Tuesday, March 07, 2006

Give me chastity, but not yet...

You may have heard the quote from St. Augustine in which he requests to be blessed with chastity, but "not yet." I feel that. Ol' Gus probably slept around a bit more than your average Saint, and judging from his writing, he enjoyed himself.

I've decided to give conversion therapy a try. From what I've seen on the gay Mormon blog circuit, I think I'm the only one giving this a try right now. I had a bit of a debate about it in the comment section of this post. After this dialog in which I was advised to proceed with caution, I've decided I'll keep right on with it. But I recognize the chances of success are low. And I'll tell you one of the reasons I think that is true.

Like Augustine, I want something, but not all the way. I really want to be closer to my wife. I want to fully connect with her sexually. I want to feel closer after sex, not further apart. But I also want to stop denying that integral part of myself that desires the love of a man. I ache for a man to love me, to understand me, and to be a loyal friend. It's what my bones tell me I need while my mind tells me I need something else--like a thirsty man surrounded by salt water.

Cognitive dissonance is kind of a buzz term these days. I understand it simply as holding two contradictory beliefs simultaneously. It can tear you apart if you let it. And it creeps up on me all the time. It rears its head when I decline to watch r-rated films because I'm being good, but knowing I watch much worse than that when I'm being bad. It shows up when I take the sacrament even while I have my questions about several doctrinal and historical points in the church.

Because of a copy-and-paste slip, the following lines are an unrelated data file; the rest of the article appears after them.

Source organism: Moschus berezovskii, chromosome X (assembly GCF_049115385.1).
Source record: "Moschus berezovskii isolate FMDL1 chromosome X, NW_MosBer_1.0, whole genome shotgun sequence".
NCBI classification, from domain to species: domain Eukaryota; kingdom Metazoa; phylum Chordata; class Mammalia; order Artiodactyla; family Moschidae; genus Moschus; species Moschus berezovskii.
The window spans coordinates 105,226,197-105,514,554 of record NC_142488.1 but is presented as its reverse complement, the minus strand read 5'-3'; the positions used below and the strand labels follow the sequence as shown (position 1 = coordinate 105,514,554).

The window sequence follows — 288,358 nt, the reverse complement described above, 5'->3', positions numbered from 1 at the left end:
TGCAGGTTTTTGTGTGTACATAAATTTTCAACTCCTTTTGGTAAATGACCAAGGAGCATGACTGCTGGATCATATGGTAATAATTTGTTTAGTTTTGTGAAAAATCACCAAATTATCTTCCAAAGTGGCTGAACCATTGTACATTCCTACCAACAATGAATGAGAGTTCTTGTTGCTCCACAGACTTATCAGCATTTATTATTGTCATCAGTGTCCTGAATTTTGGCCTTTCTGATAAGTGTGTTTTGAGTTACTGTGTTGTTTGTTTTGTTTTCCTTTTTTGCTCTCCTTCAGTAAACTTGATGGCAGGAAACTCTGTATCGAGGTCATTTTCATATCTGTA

But inner conflict should hardly be surprising to a latter-day saint. We fast deliberately to train our bodies to be subject to our minds--to symbolize and actualize sacrifice. But then that ends after 24 hours. Wouldn't it be nice if my gay fast could end tomorrow?

I'm left with my faith and my marriage vows, and the hope for a happy solution in this life that is against all odds.


Elbow said...

That's amazing that you are going to try conversion therapy.
I wouldn't do it, but if you feel like it is worth a shot then go for it.
I kind of think it's cool that you are going to do it, simply because people talk about it like it is the solution when they haven't even tried it.
Please fill us in. It will be good to know your thoughts and what happens in the process.
Be careful though, if it feels like you are getting in too deep then be mindful that it isn't worth damaging you to try to fix something that is most likely not going to change.
Good luck with it. I can't wait to hear more.

Chris (hurricane) said...

L, good luck.

Gay Mormon said...

Gotta love the ole cognitive disonance. I think it can also be defined as doing something contradictory to one's beliefs -- like hypocrisy.

Anyhow, I think your experiences with conversion therapy will be important for everyone on here. Please share your thoughts. We'll let you know if you're being brainwashed. ;) By the way, I didn't really think therapists practiced conversion therapy anymore (because of the ethical issues of it all). Interesting. Even my BYU therapist didn't try "conversion therapy."

-L- said...

Hey, GM, I've got plenty of cognitive dissonance going on in the hipocrisy area too. Ha! Just ask me about all my downloaded music/videos/games/software. Oops. Did I just write that in a public forum? Well, recording industry lawyers, it was just a little joke. See, funny. Ha ha.

How is conversion therapy thought to be unethical? I genuinely don't know. I'm assuming you mean because harm can be done in validating or supporting someone's unhappiness with who they are. Is there more to it than that?